The scratch was the last straw. Scott Kalama had been on a high. His rap album, "Rez Life," had just won the Native American Music Award for best music video. He'd come home to the Warm Springs Reservation driving a 2013 silver drop-top Camaro, a sign he'd made it in a community where pickups and sedans tended to be a decade old and caked in red dirt. The rez, Kalama thought, had done him wrong all his life. He was 31 and had already buried three siblings. His dad was a drunk.
HILLSBORO -- Not too long ago, Sharon Cornish sat in the public testimony hot seat, telling the Hillsboro City Council , yet again, why she doesn't approve of its downtown urban renewal plan. As Cornish railed against the council, a group of boy scouts giggled in the back. Cornish is Hillsboro's resident gadfly. She comes to every meeting, armed with maps and print-outs of relevant laws, to protest. And why shouldn't people laugh? Cornish can seem a little odd.
On the last night Jay had breasts, the snow began to thaw. Weeks of white stuff had blanketed his Washington suburb. School had been canceled, the mail delayed. Jay picked up his phone, and his thumbs skated across the screen. He checked the weather, then the post office's tracking system. He was expecting a pair of cheap headphones. "It says local weather delay," he told his best friend, Maddie. "That always happens to me. I order something, and it comes way later than it says."
Muck Rack makes it simple to find people, tweets, or articles that mention any name, keyword, company, hashtag etc. We've compiled this guide to help you make the most of your search.
Selecting a term
Start searching tweets, articles from media outlets, articles mentioned in tweets, journalists'
names, titles and bios with some suggested searches:
Companies or Topics (e.g. iPhone, Microsoft)
Phrases (e.g. "cloud computing") — use quotes to keep the terms together
Twitter handles (e.g. @username) — returns those who have mentioned or replied to
Names (e.g. "David Pogue")
Hashtags (e.g. #sxsw, #london2012)
Bio details (e.g. vegan, Olympics, father)
Muck Rack's Advanced Search allows for many boolean operators.
Find results that mention multiple specified terms, use AND or
+. For example, ensure each result contains both Elon Musk and Mark Zuckerberg by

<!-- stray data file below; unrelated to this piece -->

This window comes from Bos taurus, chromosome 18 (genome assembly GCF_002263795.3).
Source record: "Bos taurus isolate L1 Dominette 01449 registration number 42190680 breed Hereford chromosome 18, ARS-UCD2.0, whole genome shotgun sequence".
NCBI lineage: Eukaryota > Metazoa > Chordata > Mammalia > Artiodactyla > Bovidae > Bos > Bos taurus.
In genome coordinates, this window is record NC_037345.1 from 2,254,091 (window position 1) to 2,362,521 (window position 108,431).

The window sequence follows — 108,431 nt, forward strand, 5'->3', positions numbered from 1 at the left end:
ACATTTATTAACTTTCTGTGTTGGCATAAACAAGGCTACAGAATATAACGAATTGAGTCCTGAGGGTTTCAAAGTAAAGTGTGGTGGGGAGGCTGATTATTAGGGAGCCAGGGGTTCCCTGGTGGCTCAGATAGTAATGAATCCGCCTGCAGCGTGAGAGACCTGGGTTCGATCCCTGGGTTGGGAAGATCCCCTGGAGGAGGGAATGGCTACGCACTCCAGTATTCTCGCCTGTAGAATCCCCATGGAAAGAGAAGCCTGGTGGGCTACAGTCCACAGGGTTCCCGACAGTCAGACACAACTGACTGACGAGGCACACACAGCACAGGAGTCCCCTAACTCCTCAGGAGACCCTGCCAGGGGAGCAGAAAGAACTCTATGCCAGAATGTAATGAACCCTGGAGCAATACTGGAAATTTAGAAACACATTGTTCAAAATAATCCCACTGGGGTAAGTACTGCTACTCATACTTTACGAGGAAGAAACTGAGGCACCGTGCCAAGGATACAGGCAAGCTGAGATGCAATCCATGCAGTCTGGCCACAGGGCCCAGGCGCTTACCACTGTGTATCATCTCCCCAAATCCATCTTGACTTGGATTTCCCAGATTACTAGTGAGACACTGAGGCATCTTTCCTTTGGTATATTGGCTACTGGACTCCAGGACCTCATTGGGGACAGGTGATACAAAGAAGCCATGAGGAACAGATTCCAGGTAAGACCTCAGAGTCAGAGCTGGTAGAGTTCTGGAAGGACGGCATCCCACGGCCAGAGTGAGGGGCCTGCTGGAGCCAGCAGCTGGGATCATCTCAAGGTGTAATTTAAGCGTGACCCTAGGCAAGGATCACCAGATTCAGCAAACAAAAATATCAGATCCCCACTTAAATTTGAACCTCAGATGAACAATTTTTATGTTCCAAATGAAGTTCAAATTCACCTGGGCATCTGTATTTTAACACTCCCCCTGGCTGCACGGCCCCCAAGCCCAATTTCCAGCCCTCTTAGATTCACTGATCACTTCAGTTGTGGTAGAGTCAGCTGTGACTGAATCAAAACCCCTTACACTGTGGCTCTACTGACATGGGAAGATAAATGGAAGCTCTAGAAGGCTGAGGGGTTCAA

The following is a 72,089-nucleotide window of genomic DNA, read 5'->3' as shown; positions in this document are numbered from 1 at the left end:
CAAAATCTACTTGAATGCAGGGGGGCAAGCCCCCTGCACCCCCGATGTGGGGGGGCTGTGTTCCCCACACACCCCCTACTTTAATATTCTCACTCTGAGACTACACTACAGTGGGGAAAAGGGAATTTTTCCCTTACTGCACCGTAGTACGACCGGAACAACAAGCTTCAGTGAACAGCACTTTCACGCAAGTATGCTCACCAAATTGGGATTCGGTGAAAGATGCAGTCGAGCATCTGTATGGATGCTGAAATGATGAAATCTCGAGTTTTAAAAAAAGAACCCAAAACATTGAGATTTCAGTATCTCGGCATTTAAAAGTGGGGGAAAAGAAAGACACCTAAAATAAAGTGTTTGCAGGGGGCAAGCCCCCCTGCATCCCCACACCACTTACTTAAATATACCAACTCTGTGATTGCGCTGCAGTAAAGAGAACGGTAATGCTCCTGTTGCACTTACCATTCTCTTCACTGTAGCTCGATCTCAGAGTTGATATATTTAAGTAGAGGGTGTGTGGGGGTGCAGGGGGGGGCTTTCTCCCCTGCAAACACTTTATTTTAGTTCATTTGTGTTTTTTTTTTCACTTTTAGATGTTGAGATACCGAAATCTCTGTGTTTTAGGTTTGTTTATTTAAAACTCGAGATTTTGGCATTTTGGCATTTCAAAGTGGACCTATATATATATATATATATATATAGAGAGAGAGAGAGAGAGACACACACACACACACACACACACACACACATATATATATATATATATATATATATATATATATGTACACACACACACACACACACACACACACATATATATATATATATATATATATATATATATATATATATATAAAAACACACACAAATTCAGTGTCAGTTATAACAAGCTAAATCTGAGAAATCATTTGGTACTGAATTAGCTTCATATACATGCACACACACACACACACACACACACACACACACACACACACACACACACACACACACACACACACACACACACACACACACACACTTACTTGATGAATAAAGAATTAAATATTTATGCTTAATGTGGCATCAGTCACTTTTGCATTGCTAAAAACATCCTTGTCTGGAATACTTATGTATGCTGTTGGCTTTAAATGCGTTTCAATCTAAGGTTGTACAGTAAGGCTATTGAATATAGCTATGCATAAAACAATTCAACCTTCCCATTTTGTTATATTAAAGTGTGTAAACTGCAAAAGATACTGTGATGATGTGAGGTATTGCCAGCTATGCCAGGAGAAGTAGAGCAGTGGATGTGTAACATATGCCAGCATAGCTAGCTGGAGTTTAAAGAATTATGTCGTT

searching Obama AND Romney or Obama + Romney.
Use the operators OR or , to broaden your search when you'd like either of
multiple terms to appear in results. (This is the default behavior of our search when no operators
are used.) For example, search for democrat OR republican to find results that refer to
Democrats and/or Republicans.
Use NOT or - to subtract results from your search. For
example, searching Disney will yield results about the Walt Disney Company as well as Walt Disney
World Resort. To exclude mentions of Disney World, search for Disney -World or Disney
When using one of these operators with a phrase, enclose it in quotation marks. For example, you can
find results about smartphones excluding Apple's iPhone 4S by searching smartphone -"iPhone
Exact case matching or punctuation
If you're searching for a brand name or keyword that relies on specific punctuation marks or capitalization, you can
find results that match your exact query by adding matchcase: before the keyword you're searching for, like matchcase:E*TRADE .
Use parentheses to separate multiple
boolean phrases. For example, to find journalists talking about having fun in Disney World or
Disneyland, search for ("disney world" OR disneyland) AND fun.
An asterisk can be used to search for any variation of a root word truncated by the asterisk. For example, searching for admin* will return results for administrator, administration, administer, administered, etc.
A near operator is an AND operator where you can control the distance between the words. You can vary the distance the near operation uses by adding a forward slash and number (between 0-99) such as strawberries NEAR/10 "whipped cream", which means the strawberries must exist within 10 words of "whipped cream".